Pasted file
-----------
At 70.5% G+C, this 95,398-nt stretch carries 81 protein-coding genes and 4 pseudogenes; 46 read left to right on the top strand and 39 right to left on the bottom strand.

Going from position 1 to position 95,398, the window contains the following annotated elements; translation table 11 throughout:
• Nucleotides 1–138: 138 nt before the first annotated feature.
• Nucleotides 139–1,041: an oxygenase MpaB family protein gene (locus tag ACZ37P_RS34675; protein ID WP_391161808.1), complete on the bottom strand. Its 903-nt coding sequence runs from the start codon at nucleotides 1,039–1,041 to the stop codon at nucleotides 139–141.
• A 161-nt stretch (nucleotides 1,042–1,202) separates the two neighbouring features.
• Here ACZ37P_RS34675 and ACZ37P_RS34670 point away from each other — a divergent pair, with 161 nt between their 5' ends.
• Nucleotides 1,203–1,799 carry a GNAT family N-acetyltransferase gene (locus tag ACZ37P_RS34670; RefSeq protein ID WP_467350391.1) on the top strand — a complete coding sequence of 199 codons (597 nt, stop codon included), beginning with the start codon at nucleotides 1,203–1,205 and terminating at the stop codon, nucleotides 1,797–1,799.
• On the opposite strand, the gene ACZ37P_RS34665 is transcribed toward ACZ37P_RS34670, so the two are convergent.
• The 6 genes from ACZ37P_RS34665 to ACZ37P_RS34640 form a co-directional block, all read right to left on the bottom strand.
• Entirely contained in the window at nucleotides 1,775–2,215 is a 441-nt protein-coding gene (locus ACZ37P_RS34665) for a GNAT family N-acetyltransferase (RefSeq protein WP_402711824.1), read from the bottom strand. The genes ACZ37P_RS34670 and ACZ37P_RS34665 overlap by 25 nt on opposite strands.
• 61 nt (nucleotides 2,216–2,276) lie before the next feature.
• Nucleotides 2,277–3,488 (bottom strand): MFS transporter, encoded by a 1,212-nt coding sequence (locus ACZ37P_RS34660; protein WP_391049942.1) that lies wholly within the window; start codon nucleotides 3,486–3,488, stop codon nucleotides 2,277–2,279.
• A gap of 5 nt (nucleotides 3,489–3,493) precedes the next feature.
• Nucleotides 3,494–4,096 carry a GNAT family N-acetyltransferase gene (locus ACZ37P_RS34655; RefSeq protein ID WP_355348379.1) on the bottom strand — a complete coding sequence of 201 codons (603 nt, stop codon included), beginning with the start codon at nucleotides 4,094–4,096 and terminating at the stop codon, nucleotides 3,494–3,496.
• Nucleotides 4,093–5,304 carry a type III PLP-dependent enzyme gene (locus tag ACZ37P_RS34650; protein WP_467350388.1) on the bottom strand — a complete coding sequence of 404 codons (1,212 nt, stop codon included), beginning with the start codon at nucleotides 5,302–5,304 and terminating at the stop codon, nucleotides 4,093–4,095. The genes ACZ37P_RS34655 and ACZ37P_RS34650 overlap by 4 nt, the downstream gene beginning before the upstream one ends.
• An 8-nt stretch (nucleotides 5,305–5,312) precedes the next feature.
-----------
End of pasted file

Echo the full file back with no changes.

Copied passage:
At 70.5% G+C, this 95,398-nt stretch carries 81 protein-coding genes and 4 pseudogenes; 46 read left to right on the top strand and 39 right to left on the bottom strand.

Going from position 1 to position 95,398, the window contains the following annotated elements; translation table 11 throughout:
• Nucleotides 1–138: 138 nt before the first annotated feature.
• Nucleotides 139–1,041: an oxygenase MpaB family protein gene (locus tag ACZ37P_RS34675; protein ID WP_391161808.1), complete on the bottom strand. Its 903-nt coding sequence runs from the start codon at nucleotides 1,039–1,041 to the stop codon at nucleotides 139–141.
• A 161-nt stretch (nucleotides 1,042–1,202) separates the two neighbouring features.
• Here ACZ37P_RS34675 and ACZ37P_RS34670 point away from each other — a divergent pair, with 161 nt between their 5' ends.
• Nucleotides 1,203–1,799 carry a GNAT family N-acetyltransferase gene (locus tag ACZ37P_RS34670; RefSeq protein ID WP_467350391.1) on the top strand — a complete coding sequence of 199 codons (597 nt, stop codon included), beginning with the start codon at nucleotides 1,203–1,205 and terminating at the stop codon, nucleotides 1,797–1,799.
• On the opposite strand, the gene ACZ37P_RS34665 is transcribed toward ACZ37P_RS34670, so the two are convergent.
• The 6 genes from ACZ37P_RS34665 to ACZ37P_RS34640 form a co-directional block, all read right to left on the bottom strand.
• Entirely contained in the window at nucleotides 1,775–2,215 is a 441-nt protein-coding gene (locus ACZ37P_RS34665) for a GNAT family N-acetyltransferase (RefSeq protein WP_402711824.1), read from the bottom strand. The genes ACZ37P_RS34670 and ACZ37P_RS34665 overlap by 25 nt on opposite strands.
• 61 nt (nucleotides 2,216–2,276) lie before the next feature.
• Nucleotides 2,277–3,488 (bottom strand): MFS transporter, encoded by a 1,212-nt coding sequence (locus ACZ37P_RS34660; protein WP_391049942.1) that lies wholly within the window; start codon nucleotides 3,486–3,488, stop codon nucleotides 2,277–2,279.
• A gap of 5 nt (nucleotides 3,489–3,493) precedes the next feature.
• Nucleotides 3,494–4,096 carry a GNAT family N-acetyltransferase gene (locus ACZ37P_RS34655; RefSeq protein ID WP_355348379.1) on the bottom strand — a complete coding sequence of 201 codons (603 nt, stop codon included), beginning with the start codon at nucleotides 4,094–4,096 and terminating at the stop codon, nucleotides 3,494–3,496.
• Nucleotides 4,093–5,304 carry a type III PLP-dependent enzyme gene (locus tag ACZ37P_RS34650; protein WP_467350388.1) on the bottom strand — a complete coding sequence of 404 codons (1,212 nt, stop codon included), beginning with the start codon at nucleotides 5,302–5,304 and terminating at the stop codon, nucleotides 4,093–4,095. The genes ACZ37P_RS34655 and ACZ37P_RS34650 overlap by 4 nt, the downstream gene beginning before the upstream one ends.
• An 8-nt stretch (nucleotides 5,305–5,312) precedes the next feature.